For an allergic reaction to occur, it first requires sensitization to a specific allergen and occurs in individuals with genetic predisposition. The allergen is inhaled or swallowed and then processed by an antigen-presenting cell (APC), such as a dendritic cell, a macrophage or a B cell. The (APC) then migrate to the lymph nodes, where naive TH cells predominate. They have receptors for the specific antigen. After antigen priming, the virgin TH cells differentiate into TH1, TH2 or TH17 cells based on the cytokines they produce. In the case of sensitization to allergens, the differentiation of virgin TH cells leans towards TH2. These TH2 cells sensitized with allergens release IL-4, IL-5, IL-9 and IL-13. IL-5 plays a role in the development, recruitment and activation of eosinophils. IL-9 plays a regulatory role in the activation of mast cells. IL-4 and IL-13 act on B cells to promote the production of antigen-specific IgE antibodies. Antigen-specific IgE antibodies can bind to receptors located on the surfaces of mast cells and basophils. Reexposure to the antigen can result in antigen binding and cross-linking of IgE antibodies bound in mast cells and basophils. This causes the release and formation of chemical mediators of these cells. For example, histamine acts on the receptors of histamine 1 (H1) and histamine 2 (H2) producing the contraction of the smooth muscles of the respiratory tract and gastrointestinal tract, increased vasopermeability and vasodilation, increased mucus production, itching, cutaneous vasodilation and gastric acid secretion. (Buelow & Routes, 2015)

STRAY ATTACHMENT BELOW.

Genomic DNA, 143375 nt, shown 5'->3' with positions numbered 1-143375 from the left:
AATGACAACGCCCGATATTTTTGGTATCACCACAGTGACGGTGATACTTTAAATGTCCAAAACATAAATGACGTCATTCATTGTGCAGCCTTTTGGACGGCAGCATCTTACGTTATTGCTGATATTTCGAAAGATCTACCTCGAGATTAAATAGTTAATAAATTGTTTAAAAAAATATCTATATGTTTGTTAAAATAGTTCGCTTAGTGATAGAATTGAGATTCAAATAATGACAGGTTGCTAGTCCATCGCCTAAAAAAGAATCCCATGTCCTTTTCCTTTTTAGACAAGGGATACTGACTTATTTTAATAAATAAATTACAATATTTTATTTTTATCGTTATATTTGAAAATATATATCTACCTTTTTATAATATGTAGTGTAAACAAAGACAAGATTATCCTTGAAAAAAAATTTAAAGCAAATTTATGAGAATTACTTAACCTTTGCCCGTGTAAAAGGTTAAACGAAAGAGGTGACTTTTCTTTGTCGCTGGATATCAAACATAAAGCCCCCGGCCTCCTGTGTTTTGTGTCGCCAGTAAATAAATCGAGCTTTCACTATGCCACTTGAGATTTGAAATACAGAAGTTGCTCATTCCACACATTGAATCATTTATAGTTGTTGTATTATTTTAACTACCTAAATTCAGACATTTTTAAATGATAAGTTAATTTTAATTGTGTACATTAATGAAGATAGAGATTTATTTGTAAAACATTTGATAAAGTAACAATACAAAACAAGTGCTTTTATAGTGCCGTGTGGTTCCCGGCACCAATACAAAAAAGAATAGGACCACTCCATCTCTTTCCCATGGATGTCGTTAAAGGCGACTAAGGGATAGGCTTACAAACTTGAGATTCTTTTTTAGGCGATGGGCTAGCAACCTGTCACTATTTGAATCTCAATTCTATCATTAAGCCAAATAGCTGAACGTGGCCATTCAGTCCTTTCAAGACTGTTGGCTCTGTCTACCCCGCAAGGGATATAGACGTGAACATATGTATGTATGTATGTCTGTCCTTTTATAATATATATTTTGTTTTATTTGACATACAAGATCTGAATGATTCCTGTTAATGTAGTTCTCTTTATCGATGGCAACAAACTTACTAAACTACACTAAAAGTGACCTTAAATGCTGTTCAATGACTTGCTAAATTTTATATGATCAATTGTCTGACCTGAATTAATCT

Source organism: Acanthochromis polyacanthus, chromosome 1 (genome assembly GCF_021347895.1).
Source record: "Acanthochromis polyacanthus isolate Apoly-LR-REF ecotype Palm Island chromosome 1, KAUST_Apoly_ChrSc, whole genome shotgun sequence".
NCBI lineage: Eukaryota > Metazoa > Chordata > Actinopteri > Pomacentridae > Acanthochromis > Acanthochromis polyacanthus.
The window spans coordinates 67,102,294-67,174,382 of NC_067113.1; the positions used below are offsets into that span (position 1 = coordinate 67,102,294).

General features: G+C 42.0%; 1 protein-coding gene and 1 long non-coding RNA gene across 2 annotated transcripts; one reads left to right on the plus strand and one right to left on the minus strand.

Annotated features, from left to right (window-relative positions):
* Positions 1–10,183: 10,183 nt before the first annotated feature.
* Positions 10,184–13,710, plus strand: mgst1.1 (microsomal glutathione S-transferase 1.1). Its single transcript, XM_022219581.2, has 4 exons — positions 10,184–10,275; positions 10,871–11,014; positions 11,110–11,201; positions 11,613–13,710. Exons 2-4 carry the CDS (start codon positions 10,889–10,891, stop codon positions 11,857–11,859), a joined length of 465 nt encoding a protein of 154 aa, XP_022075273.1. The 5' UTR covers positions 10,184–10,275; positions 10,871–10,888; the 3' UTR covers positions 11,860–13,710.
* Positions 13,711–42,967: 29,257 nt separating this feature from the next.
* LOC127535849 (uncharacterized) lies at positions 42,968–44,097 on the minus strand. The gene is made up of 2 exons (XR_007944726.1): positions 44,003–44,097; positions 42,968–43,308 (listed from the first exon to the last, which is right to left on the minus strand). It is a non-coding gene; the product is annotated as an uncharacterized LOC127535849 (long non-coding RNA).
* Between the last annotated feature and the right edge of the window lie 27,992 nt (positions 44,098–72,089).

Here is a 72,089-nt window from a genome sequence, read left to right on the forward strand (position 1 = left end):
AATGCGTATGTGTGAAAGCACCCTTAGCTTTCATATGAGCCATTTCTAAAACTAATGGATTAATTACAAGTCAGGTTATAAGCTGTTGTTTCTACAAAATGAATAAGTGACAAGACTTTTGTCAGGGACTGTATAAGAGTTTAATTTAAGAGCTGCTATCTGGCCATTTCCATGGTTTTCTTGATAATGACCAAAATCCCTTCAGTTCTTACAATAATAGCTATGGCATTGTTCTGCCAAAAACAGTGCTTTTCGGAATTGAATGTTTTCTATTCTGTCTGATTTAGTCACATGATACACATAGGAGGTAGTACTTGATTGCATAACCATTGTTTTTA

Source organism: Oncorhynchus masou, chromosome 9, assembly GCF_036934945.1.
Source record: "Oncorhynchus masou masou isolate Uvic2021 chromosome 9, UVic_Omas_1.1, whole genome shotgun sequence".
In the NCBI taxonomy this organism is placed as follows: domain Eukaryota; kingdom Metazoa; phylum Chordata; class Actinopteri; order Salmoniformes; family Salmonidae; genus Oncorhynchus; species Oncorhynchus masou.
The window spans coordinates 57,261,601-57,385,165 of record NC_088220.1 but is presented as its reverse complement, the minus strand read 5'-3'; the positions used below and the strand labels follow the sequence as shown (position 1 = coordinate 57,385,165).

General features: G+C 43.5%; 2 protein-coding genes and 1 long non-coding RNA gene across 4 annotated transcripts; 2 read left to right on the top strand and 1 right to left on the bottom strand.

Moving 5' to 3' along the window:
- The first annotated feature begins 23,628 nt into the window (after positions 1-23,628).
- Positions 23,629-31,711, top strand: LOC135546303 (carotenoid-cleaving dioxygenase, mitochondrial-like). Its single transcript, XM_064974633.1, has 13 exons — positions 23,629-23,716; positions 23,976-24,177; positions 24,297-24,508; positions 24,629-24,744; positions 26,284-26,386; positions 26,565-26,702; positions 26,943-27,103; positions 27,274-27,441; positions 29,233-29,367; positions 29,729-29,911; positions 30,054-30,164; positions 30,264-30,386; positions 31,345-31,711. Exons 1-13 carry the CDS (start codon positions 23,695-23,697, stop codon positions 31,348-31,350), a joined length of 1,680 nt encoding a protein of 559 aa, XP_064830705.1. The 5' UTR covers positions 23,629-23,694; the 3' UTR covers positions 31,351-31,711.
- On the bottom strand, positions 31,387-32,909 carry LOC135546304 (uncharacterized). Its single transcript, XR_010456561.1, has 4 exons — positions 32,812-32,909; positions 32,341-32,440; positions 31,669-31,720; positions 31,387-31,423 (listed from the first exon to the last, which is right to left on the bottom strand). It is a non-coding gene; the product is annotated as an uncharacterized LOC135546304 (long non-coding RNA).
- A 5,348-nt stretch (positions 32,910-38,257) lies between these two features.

How is it that someone who does not come into direct contact with latex can still have a hypersensitivity response to the material?
In addition to direct skin contact with latex products, people may be exposed to latex in other ways. For example, latex antigens carried in the air can be inhaled into the lungs and cause allergic reactions. To prevent sticking, latex gloves were typically manufactured by adding powdered corn starch particles. Allergic latex glove proteins can bind to dust particles, which can become airborne and trigger allergic reactions and pull dusts (especially residents living near a busy road). (Wu, McIntosh & Liu, 2016)
What do food allergies have to do with latex allergies?
It has been reported that latex allergies can be caused by foods contaminated by workers wearing latex gloves. Natural rubber is a widely used material approved by the FDA for food additives and packaging. In addition, there is a cross-reactivity with fruits. Studies have shown that tropical fruits (such as avocado, banana, chestnut and kiwi) contain proteins that have allergenic similarities to latex. Patients with allergies to these fruits have a high risk of cross-reactivity and develop an allergy known as “latex fruit syndrome” when they come into contact with latex products. Approximately 30% -50% of people with latex allergy show a hypersensitivity associated with one or more of these fruits. (Wu, McIntosh & Liu, 2016)
Buelow, B., Routes, J.M. (2015) Immediate Hypersensitivity Reactions. Retrieved from https://emedicine.medscape.com/article/136217-overview
Lockey, R.F. (2012). Anaphylaxis: Synopsis. World Allergy Organization. Retrieved from http://www.worldallergy.org/professional/allergic_diseases_center/anaphylaxis/anaphylaxissynopsis.php
Vargas, A., Fonceca, c., & Astorga, P. (2017). Latex allergy: Overview and Recommendations for the Perioperative Management of High-Risk Patients. Journal of Head Neck $ Spine Surgery.1(1). Retrieved from https://juniperpublishers.com/jhnss/pdf/JHNSS.MS.ID.555552.pdf
Wu, M., McIntosh, J., Liu, J. (2016). Current prevalence rate of latex allergy: Why it remains a problem? Journal of Occupational Health. 58(2). doi: 10.1539/joh.15-0275-RA